Gulf, C. & S. F. Ry. Co. v. Conley

Decision Date12 March 1924
Docket Number(No. 3739.)
PartiesGULF, C. & S. F. RY. CO. v. CONLEY et ux.
CourtTexas Supreme Court

Action by Charles L. Conley and another against the Gulf, Colorado & Santa Fé Railway Company. A judgment for plaintiffs was affirmed by the Court of Civil Appeals (236 S. W. 521), and defendant brings error. Reversed and remanded.

See, also, 252 S. W. 737.

W. N. Foster and F. J. & C. T. Duff, all of Beaumont, and Terry, Cavin & Mills, of Galveston, for plaintiff in error.

McCall & Crawford, of Conroe, for defendants in error.

CURETON, C. J.

This case is here by writ of error from the Court of Civil Appeals for the Ninth District. A full statement of the case may be found in the opinions of the Court of Civil Appeals, 236 S. W. 521, and the Commission of Appeals, 252 S. W. 737.

Mrs. Conley, one of the defendants in error, a passenger on plaintiff in error's train, not having alighted at her station, was carried a short distance beyond, and injured.

The case was tried on a general charge in which the jury was instructed, in part, as follows:

"A carrier of passengers is required to exercise the greatest degree of care which can be exercised under all the circumstances short of a warranty of its passengers."

The plaintiff in error, before the charge was read to the jury, objected thereto "because the same does not state a correct rule of law and is more burdensome upon and imposes a greater duty upon a carrier of passengers than is required by law, and the defendant therefore says that the jury may be misled thereby to defendant's injury." These objections were in substance repeated to those paragraphs of the charge wherein the definition quoted above was applied to the facts of the case.

The Court of Civil Appeals concluded that the charge complained of was not affirmatively erroneous, "and therefore not reversible error in the absence of a requested instruction by appellant more fully explaining the degree of care required by appellant as a carrier of passengers." This was once the rule with reference to charges not affirmatively erroneous. Due, however, to statutory enactments, it is no longer so.

Vernon's Sayles' Ann. Civ. St. 1914, art. 1971, in so far as material here, reads as follows:

"The charge shall be in writing and signed by the judge; after the evidence has been concluded the charge shall be submitted to the respective parties or their attorneys for inspection and a reasonable time given them in which to examine it and present objections thereto, which objections shall in every instance be presented to the court before the charge is read to the jury, and all objections not so made and presented shall be considered as waived."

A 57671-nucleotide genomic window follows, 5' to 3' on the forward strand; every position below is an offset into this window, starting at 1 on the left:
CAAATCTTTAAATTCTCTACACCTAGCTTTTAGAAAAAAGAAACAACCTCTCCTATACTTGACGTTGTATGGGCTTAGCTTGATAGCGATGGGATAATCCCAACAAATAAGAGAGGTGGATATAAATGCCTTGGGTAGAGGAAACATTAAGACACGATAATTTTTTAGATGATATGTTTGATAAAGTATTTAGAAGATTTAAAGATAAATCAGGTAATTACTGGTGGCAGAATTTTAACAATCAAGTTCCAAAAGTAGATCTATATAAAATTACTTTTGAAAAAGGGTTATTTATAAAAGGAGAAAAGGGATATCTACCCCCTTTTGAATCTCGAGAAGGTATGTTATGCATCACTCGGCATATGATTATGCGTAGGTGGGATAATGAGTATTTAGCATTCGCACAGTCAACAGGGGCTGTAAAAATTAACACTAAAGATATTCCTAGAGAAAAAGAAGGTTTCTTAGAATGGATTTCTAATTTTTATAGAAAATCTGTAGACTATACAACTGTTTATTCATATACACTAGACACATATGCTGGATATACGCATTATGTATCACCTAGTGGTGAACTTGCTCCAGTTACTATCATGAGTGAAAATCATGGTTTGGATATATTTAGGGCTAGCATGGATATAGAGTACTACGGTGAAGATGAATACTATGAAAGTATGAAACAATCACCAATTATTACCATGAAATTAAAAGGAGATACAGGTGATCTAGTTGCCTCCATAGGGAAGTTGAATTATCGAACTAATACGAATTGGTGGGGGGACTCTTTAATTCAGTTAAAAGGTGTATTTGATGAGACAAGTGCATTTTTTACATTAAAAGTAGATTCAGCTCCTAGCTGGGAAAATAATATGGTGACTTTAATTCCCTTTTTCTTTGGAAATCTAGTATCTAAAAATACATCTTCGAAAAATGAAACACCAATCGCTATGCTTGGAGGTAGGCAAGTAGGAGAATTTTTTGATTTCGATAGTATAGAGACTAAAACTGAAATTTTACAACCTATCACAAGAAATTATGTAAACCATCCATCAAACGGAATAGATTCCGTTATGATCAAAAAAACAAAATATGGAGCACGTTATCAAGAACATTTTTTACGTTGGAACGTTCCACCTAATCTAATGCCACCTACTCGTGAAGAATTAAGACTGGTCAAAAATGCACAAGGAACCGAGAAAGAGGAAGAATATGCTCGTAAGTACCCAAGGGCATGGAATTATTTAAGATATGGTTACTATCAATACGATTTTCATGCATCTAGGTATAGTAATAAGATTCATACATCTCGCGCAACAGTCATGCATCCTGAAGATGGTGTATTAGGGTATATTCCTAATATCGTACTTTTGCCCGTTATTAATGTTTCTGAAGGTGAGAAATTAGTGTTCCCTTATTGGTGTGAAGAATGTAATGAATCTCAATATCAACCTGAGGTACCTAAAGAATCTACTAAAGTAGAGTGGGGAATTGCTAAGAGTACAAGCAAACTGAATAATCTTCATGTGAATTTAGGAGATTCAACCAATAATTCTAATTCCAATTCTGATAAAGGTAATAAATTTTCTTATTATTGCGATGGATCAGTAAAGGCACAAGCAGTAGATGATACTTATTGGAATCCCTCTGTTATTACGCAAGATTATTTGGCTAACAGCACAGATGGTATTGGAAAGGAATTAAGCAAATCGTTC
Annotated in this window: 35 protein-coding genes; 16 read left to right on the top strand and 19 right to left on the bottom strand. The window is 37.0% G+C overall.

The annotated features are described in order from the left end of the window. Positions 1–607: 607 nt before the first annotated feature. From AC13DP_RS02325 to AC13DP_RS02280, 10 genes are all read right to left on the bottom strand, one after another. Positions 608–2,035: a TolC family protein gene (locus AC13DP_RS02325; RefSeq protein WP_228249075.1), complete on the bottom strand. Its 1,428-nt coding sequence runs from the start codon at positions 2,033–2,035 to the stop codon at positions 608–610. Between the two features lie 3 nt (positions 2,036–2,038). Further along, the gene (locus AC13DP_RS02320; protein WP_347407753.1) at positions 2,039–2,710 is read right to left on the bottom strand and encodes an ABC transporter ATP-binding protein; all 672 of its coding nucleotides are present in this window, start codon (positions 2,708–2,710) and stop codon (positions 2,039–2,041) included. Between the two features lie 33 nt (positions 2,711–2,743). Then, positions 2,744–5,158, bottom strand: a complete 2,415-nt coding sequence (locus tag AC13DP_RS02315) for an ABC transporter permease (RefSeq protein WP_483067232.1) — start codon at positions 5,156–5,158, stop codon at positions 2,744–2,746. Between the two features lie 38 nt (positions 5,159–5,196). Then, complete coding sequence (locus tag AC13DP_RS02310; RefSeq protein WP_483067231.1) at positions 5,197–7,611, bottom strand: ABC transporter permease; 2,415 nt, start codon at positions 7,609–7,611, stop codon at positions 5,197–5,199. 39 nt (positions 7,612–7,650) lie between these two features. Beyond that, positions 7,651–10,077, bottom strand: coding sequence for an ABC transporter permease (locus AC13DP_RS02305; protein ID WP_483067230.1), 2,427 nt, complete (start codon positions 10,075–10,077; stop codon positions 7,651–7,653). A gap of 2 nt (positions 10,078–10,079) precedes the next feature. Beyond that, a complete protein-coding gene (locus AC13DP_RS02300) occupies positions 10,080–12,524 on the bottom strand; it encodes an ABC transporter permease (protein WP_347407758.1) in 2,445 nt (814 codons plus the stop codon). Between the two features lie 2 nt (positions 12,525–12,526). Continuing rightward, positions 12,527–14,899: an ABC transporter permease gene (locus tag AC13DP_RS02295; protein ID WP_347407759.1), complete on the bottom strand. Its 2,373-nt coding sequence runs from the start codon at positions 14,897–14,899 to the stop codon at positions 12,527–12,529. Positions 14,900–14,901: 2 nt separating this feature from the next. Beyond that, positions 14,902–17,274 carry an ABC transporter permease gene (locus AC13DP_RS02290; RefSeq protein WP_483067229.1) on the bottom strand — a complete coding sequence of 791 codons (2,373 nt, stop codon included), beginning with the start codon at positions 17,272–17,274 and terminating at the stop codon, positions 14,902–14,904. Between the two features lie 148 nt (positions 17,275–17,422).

The article further makes it the duty of the trial court to decide on and instruct the jury as to the law arising on the facts, and to submit all controverted questions of fact to the decision of the jury. Article 1985, relating to the submission of cases on special issues, requires the court to submit all the issues made by the pleadings, and provides that the failure to submit any issue shall not be deemed a ground for a reversal of the judgment unless its submission was requested in writing by the complaining party. These two statutes were enacted to accomplish the same purpose, and we think a failure to submit any particular issue under either statute can be reviewed on appeal only where the record shows a special charge was tendered on that issue.

But in the instance of a defective or erroneous charge on a subject or issue which the court has undertaken to charge upon, the objections required by article 1971 take the place of special charges and render it unnecessary that the latter be tendered. It is immaterial whether the matter objected to in the court's charge is a mere defective or incomplete statement of the law or issue to be determined, or is affirmatively erroneous; objections which sufficiently specify the error will preserve the point on appeal, without the necessity of again directing the court's attention to the same subject by special charge.

Had the Legislature intended that the complaining party should not only make objections, but tender a special charge as well, it undoubtedly would have said so. Having undertaken to state what must be done in this respect, the statute, under a well-known rule of construction, must be held to have excluded the necessity of doing anything else. Other cogent reasons are given in the cases cited. Houston & Texas Central Ry. Co. v. Cant (Tex. Civ. App.) 175 S. W. 745; Hines v. Kelley (Tex. Com. App.) 252 S. W. 1033.

We are of the opinion that the charge complained of was erroneous, in that it did impose a greater duty upon plaintiff in error as a carrier of passengers than is required by law, and that it was calculated to mislead the jury.

The true rule, as laid down by this court, is that given in the case of International & Great Northern Railway Co. v. Halloren, 53 Tex. 46, 37 Am. Rep. 744, as follows: